On 10 year probation, Revoked probation at 9 years 11 months due to a DUI. What is the maximum penalty?

Asked over 2 years ago - Austin, TX

My father in-law recently traveled to Texas to take care of a warrant for violating his probation due to a DUI (liquor). He was arrested in Arizona but his probation is based out of Texas. The original offense was a DWI 3rd degree felony. He hasn't turned himself in yet because we want to seek legal advice and search for a lawyer who is willing to help us with this case. What can be the maximum sentence for this case and what can be the minimum?

Attorney answers (5)

  1. Gene Raymond Beaty

    Contributor Level 15


    Lawyers agree

    Answered . You are asking the wrong question-you don't really care what this maximum is since you know to hire a lawyer. Get a VERY experienced DWI attorney in both states and pay all the money you can find to avoid the worst. Its time to do some serious rehab and DWI education that you won't find in prison.

  2. Bristol C. Myers

    Contributor Level 8


    Lawyers agree

    Answered . To answer your question directly, the minimum sentence for a 3rd Degree Felony in Texas is 2 years in prison, and the maximum is 10 years. Assuming the worst, that your father-in-law's probation will actually be revoked and that he is sentenced to prison, he will be eligible for release from prison on parole when the actual number of days he serves (his "calendar time") plus any credit for good conduct in jail/prison (his "good time") equals one-fourth of his imposed sentence.

    Please note that eligibility for parole does NOT mean that parole will be granted. Roughly speaking, though, at least on his Texas case, your father-in-law is looking at about 6 months to 2 1/2 years of actual incarceration, IF (I say again) IF his probation is revoked and he is granted parole at the earliest possible date of eligibility.

    However, given the length of time that he did spend on probation, and if there are no other violations over the past 10 years, the court here could continue and discharge him from probation and just let him deal with the new charges. There are a lot of variables that would go into that.

  3. Richard Timothy Jones

    Contributor Level 17


    Lawyers agree

    Answered . Maximum is 10 years. Minimum is 2 if sentenced to prison. You need a local lawyer familiar with felonies and DWI's.

    My answers are intended only as general legal advice and are not intended to create an attorney-client... more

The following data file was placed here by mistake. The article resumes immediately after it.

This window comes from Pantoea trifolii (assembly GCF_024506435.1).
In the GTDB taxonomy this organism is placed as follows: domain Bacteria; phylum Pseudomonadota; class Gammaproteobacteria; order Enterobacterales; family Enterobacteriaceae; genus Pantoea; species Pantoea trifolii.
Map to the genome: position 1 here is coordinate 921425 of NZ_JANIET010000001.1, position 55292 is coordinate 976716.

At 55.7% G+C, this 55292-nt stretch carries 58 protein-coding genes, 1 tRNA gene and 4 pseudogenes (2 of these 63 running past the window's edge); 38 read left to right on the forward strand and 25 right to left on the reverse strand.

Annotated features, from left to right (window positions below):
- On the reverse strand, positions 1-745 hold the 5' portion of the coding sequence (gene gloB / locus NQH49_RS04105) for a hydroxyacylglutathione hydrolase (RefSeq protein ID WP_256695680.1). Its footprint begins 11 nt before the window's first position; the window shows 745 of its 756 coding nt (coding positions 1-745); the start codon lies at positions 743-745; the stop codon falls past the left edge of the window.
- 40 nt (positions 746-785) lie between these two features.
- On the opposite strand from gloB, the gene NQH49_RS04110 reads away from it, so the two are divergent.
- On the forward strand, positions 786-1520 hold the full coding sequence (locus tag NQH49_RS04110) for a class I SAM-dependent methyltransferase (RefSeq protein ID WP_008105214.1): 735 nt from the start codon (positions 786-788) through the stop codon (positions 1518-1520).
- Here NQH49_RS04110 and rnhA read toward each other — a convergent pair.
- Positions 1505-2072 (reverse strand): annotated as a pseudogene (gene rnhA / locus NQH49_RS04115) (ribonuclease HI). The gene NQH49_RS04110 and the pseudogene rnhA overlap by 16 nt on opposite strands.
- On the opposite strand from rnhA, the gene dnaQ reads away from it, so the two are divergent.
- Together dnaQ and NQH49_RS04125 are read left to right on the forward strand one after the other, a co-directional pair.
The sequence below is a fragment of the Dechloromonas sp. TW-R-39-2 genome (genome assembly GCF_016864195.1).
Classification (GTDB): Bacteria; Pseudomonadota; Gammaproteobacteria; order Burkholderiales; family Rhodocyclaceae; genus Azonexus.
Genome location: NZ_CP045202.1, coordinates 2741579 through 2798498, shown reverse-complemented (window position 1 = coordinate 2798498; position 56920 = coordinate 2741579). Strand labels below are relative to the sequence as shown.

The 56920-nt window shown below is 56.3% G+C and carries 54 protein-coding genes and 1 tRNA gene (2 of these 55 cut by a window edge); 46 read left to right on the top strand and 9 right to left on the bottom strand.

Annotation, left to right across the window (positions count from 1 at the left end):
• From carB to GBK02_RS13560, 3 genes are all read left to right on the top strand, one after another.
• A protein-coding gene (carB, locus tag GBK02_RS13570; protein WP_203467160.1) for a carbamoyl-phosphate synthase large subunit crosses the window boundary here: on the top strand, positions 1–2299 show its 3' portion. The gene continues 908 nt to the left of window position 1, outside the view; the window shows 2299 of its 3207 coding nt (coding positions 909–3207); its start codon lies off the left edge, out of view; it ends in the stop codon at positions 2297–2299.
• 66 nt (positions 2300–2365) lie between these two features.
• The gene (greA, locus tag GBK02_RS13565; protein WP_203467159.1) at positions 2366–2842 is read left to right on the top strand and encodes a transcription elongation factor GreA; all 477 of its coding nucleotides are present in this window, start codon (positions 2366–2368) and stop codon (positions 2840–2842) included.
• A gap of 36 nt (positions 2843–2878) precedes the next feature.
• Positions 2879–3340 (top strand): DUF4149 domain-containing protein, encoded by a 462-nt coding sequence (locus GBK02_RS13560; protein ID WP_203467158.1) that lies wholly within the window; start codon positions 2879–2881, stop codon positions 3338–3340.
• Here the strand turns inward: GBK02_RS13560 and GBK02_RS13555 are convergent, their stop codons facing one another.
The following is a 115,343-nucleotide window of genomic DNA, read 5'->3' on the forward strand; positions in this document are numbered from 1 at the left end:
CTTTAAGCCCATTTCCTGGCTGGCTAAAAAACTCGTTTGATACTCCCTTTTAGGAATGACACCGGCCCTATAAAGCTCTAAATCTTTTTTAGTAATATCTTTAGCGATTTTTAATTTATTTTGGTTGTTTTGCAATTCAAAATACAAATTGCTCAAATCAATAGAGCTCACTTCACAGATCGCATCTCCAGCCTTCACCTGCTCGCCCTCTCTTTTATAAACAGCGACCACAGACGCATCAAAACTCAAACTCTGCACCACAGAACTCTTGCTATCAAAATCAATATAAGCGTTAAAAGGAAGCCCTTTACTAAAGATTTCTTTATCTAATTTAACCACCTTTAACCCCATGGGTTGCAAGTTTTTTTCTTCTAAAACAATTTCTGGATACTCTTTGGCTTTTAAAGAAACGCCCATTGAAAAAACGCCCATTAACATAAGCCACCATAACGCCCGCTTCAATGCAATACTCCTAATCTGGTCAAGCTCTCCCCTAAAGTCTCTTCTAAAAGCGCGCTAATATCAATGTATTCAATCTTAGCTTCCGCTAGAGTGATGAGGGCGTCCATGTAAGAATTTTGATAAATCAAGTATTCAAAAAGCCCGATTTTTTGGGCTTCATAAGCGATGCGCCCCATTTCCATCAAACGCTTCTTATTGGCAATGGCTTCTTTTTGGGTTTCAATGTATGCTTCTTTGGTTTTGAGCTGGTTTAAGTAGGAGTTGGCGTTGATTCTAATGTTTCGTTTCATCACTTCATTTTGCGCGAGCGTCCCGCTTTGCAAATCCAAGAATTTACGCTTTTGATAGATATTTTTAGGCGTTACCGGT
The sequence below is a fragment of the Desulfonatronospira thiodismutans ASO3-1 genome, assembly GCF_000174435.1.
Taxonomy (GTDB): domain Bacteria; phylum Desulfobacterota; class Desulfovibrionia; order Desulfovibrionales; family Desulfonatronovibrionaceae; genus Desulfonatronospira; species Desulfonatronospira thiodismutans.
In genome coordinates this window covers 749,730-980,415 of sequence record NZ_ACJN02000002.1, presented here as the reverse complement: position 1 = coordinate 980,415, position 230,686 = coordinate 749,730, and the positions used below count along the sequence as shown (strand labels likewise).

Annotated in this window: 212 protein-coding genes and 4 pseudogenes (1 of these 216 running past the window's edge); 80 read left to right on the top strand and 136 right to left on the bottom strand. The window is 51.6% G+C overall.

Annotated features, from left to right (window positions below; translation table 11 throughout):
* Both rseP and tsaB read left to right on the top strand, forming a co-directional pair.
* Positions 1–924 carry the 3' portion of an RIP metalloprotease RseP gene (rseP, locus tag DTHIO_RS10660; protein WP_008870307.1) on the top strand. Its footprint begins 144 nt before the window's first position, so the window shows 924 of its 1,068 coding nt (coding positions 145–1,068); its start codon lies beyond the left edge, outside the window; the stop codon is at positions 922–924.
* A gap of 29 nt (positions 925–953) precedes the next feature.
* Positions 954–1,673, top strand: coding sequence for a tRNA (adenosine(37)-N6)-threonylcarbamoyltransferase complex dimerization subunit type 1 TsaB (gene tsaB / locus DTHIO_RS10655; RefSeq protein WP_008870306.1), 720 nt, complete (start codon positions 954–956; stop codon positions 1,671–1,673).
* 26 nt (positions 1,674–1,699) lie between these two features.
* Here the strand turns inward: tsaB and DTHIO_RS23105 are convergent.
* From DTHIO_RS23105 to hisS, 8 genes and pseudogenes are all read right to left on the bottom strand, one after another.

4. Stephen A. Gustitis

    Contributor Level 13


    Lawyers agree

    Answered . Mitigation is a key factor in your loved-one's case. Why did the Texas prosecutor file a motion to revoke probation? What are the allegations being used to support the revocation? What things can your father-in-law be doing to appease the Texas prosecutor and judge? These are questions only an experienced criminal defense lawyer in that jursidiction can answer. I'd consult with one immediately. There may be ways to improve your father-in-law's position like paying delinquent fees, finishing community service, completing any required counseling, and the like. Again, only a good defense lawyer can help you evaluate these options to help eliminate or reduce the possibility of recieving the maximum penalty in this important matter.

  5. Evan Edward Pierce-Jones

    Contributor Level 18


    Lawyer agrees

    Answered . Let me add that whatever the original sentence, the judge has the authority to reduce it if the probation is revoked. What I mean by this is that even if the sentence was 10 years suspended for 10 years at the start, the court has the authority to reduce it to 2 years, or 4, or 9, or whatever between 2 and 10 if the probation is revoked.

    Answers on Avvo are for general information purposes only and should not be relied upon as legal advice. No... more

Related Topics


The definition, charges, and penalties for driving under the influence (DUI) vary by state and depend on a number of factors.

DUI penalties

A conviction for DUI will allow courts to impose various criminal penalties, but you may also end up facing certain civil penalties as well.

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